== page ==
# Keys

To communicate with MeiliSearch's RESTful API most of the routes require an API key.

The following information defines a key:

  • A Key generated by MeiliSearch
  • A Description
  • An ACL: list of permissions
  • An Indexes list with wildcard on which the ACL's are applied
  • A Revoked updatable boolean to revoke a key soon
  • An Expires_at timestamp that indicated the expire date of the token

A key is passed to MeiliSearch using the header X-Meili-Api-Key: myApiKey

# Master key

This is the only key that is not created by the API but is set as environement variable or as a binary flag when launching the MeiliSearch binary.

This key gives access to every route of the API.


When no master key is set on binary launch, no API key is needed on any route. Giving full access to the API.

# Examples

# with the flag
$ ./meilisearch --api-key myMasterKey
# with the environement variable
$ MEILI_API_KEY=myMasterKey ./meilisearch

This header X-Meili-Api-Key: myMasterKey gives access to the whole API.

$ ./meilisearch

The header X-Meili-Api-Key is not required on any API requests. Creating an important security breach.

# Creating a key

Depending on the environment from which you use the MeiliSearch API, you only use a certain action set. It is possible to create an API key that only gives access to this set of actions.

You can create as many keys as you want.

# Key

MeiliSearch generates the key.

The key is returned on key creation. This key is your API KEY.

In the header, the API key is set in the X-Meili-Api-Key attribute.

This way:

$ curl \
  -X POST 'http://localhost:7700/indexes' \
  --header ' X-Meili-Api-Key: myApiKey'

# Description

The description expects a summary on the API KEY and the ACL it contains.

It should help you track your keys.


ACL or Access-Control List is the list of permissions an API KEY can have.

  • IndexesRead: read access on indexes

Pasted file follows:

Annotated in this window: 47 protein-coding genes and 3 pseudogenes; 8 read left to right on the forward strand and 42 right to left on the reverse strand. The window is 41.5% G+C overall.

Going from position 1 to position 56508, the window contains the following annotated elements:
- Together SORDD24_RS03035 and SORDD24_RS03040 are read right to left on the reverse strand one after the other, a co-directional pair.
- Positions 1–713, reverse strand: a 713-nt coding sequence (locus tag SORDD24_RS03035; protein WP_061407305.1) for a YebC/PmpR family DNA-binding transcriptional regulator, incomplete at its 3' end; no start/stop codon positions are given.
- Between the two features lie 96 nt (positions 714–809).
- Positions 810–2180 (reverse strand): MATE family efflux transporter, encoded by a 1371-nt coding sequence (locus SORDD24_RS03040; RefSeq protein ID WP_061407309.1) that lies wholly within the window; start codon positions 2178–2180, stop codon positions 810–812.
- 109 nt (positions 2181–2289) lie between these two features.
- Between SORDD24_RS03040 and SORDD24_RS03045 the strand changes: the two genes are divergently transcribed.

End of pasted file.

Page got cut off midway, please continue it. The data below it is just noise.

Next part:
• IndexesWrite: write access on indexes
  • DocumentsRead: read access on documents
  • DocumentsWrite: write access on documents
  • SettingsRead: read access on settings
  • SettingsWrite: write access on settings
  • Admin: full permission on keys and stats
  • All: all of the above

Read gives access to all GET methods of the given route.

Write gives access to all POST, PUT, PATCH, DELETE methods of the given route.

# Example

If you use the API on the browser side to only make search queries, you do not need this same API key to be able to do anything else.

$ curl \
  -X POST 'http://localhost:7700/keys' \
  --data '{
      "expiresAt": 1574332928,
      "description": "search key",
      "acl": ["documentsRead"],
      "indexes": ["movies"]

This will return an API key that you can safely use on your browser side.

# Indexes

Indexes attribute contains a list of indexes to which the key is applied.

Wildcards are also acceptable inputs. Wildcards work as follows

  • "name_of_index" exact name of index
  • "*suffix" every index with this suffix
  • "prefix*"every index with this prefix
  • "*" all indexes.

# Examples

Given a set of indexes: english_movies, chinese_movies, french_books

The indexes list: ["*_movies"] will give access to english_movies and chinese_movies but not french_books.

Given a set of indexes: english_movies, chinese_movies, english_books, french_books

The indexes list: ["english_*"] will give access to english_movies and english_books but not french_books and chinese_movies.

# Revoked

Boolean set to false on key creation. It is updatable on key update.

Once it is set to true the API key loses all his accesses.


The revoked status can be toggled back at any time by an admin.

# Expires at

This attribute takes a timestamp as input. This timestamp is the expire date after which the API KEY will lose all his accesses.